The Yogacara school, an early Mahayana school that began in the first centuries of the common era, was very influential in the development of Tibetan and East Asian Buddhist traditions, producing numerous commentaries on this subject. Yogacara authors took special interest in the fact that different classes of beings experience distinct forms of suffering. Drawing on the Buddhist teaching that beings are born into different realms (human, animal, god, hell, and hungry ghost) based on their karma, the Yogacara authors asked not just why an individual was born into a certain realm but how those realms come into being at all. They followed the Buddha in the view that different worlds of experience are the result of different kinds of past actions. And they took seriously one crucial implication of this idea: that because similar kinds of beings share so many aspects of experience, worlds of experience themselves must be collectively constructed. This means that the specific features of a realm are the result of the past karma shared by all the beings born into it. The great 4th-century Yogacara thinker Vasubandhu gives an extended example of this idea in “Thirty Verses,” where he writes about the “shared karmic ripening” that leads to all hungry ghosts experiencing their objective world in the same way.

A further implication of this is that individual beings are, at least in good part, intersubjectively constituted. Yogacara focused on how our shared concepts and language shape our experiences of the world and the world itself.

In presenting these ideas, Yogacara thinkers, like Vasubandhu, were very attentive to hermeneutics and understood themselves to be offering faithful accounts of the Buddha’s own teachings. So when we look to the history of Buddhist thought, we cannot ignore or overlook such major, well-established, and influential schools as the Yogacara.

If the Yogacara school is right, if karma is both individual and collective, then we are obligated to turn our attention toward the other beings in our shared world. But it is not easy to parse which aspects of our own experiences are individual and which are collective, and it is, likewise, challenging to find the right balance between individual and collective responsibilities. This is one reason that, as Buddhist texts often remind us, the bodhisattva path is a difficult one to walk.
–Joy Brennan is an assistant professor of Religious Studies at Kenyon College and a Soto Zen priest at the Mount Vernon Zen Community in Ohio. @joycbrennan

Thanissaro Bhikkhu responds:

The idea of collective karma I was addressing is the one that holds you responsible for actions you didn’t do but were done by other members of your collective, however that collective may be defined. When the Buddha, in the Pali canon, describes karma, he leaves no room for such an idea.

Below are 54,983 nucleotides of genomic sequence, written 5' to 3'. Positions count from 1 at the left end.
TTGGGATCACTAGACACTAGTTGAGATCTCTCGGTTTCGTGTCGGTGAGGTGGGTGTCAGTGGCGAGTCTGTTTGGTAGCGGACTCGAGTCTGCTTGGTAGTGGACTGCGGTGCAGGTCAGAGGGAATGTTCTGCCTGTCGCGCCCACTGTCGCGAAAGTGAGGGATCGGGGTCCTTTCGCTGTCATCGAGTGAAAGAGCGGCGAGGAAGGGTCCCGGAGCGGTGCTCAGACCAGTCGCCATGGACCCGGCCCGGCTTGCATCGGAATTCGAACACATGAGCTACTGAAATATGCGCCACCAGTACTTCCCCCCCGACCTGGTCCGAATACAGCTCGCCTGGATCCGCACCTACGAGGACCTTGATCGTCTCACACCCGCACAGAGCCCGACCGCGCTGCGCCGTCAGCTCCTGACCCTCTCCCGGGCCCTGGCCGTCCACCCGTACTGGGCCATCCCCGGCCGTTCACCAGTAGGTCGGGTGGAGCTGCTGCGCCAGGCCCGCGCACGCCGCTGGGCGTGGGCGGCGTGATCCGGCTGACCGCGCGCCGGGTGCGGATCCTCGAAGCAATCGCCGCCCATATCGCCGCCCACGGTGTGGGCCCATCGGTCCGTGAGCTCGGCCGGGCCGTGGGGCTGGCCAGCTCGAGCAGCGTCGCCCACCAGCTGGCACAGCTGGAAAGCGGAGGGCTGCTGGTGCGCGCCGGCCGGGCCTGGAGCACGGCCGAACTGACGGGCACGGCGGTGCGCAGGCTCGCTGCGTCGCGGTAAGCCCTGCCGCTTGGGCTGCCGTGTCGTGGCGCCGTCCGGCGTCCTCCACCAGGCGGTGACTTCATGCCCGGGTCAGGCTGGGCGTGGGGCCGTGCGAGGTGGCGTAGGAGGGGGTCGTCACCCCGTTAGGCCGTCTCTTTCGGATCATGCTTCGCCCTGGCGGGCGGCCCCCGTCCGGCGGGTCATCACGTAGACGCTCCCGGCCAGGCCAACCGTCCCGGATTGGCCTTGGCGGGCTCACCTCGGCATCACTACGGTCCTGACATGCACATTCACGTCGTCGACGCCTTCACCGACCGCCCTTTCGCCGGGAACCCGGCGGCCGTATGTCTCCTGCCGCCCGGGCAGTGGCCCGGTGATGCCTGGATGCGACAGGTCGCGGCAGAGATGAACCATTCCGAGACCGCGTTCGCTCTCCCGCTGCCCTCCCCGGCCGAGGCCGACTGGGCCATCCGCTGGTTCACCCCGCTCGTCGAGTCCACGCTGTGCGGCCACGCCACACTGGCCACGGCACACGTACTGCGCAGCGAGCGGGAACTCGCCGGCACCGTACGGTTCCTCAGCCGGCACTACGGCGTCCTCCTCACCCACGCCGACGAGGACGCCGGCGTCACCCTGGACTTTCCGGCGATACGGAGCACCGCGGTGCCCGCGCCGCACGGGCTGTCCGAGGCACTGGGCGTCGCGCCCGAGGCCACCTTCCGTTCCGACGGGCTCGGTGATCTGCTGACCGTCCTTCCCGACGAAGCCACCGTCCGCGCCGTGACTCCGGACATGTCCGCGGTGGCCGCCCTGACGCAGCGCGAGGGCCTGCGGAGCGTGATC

Evil is done by oneself,
by oneself is one defiled.
Evil is left undone by oneself,
by oneself is one cleansed.
Purity & impurity are one’s own doing.
No one purifies another.
No other purifies one.
Dhammapada 165

Also, the Buddha never claimed that he could save all sentient beings. After his awakening, he didn’t even feel obligated to teach. Only when he saw that teaching others would yield results did he freely choose to do so, as a gift. When asked why not all his listeners attained awakening, he answered with the simile of giving directions to travelers: It was up to the travelers to follow the directions. If they didn’t choose to—that choice was their karma—what could he do? He was simply the one who pointed out the way.

We have every right to judge whether Vasubandhu was right or wrong in inferring such a thing as collective karma from what the Buddha taught. Shortly before his total unbinding, the Buddha said to judge any version of the dhamma, no matter how great the authority of the person advocating it, against the suttas (discourses) and the vinaya (disciplinary rules). Only if it is consistent with those sources should it be accepted as genuine dhamma. Not everything included in Buddhist traditions passes this test.

As I said in my article, the fact that we share some experiences in the same world can be adequately explained without recourse to the idea of collective karma. We simply bring similar individual karma, past and present, with us to each interaction with one another. As I also stated, we don’t need to believe in collective karma to be kind to others.

As Professor Brennan points out, the idea of collective karma makes it harder to follow the path to awakening. So if the idea is unnecessary, is inconsistent with the dhamma, and places needless obstacles along the path, why adopt it?


Comic by Sidney Harris | cartooncollections.com

THE QUESTION

What’s your favorite line from a Buddhist poem?

Within
A light snow
Three Thousand Realms
Within those realms
Light snow falls
(Ryokan [1758–1831], trans. John Stevens)
—Ayya Dhammadipa (Rev. Konin Cardenas)

Without resistance in all four directions,
content with whatever you get,
enduring troubles with no dismay,
wander alone
like a rhinoceros.
(Khaggavisana Sutta, trans. Thanissaro Bhikkhu)
—Davey Daverino

The subtle source is clear and bright; the tributary streams flow through the darkness.
(Shitou Xiqian [700–790], trans. ZCLA)
—Marisa Cespedes

Oh the morning glory,
it has taken the well bucket,
I must ask elsewhere for water.
(Chiyo-ni [1703–1775], trans. Robert Aitken)
—Alicia Kittelson

All the time I pray to Buddha
I keep on
killing mosquitoes.
(Kobayashi Issa [1763–1828], trans. Robert Hass)
—Natasha Moore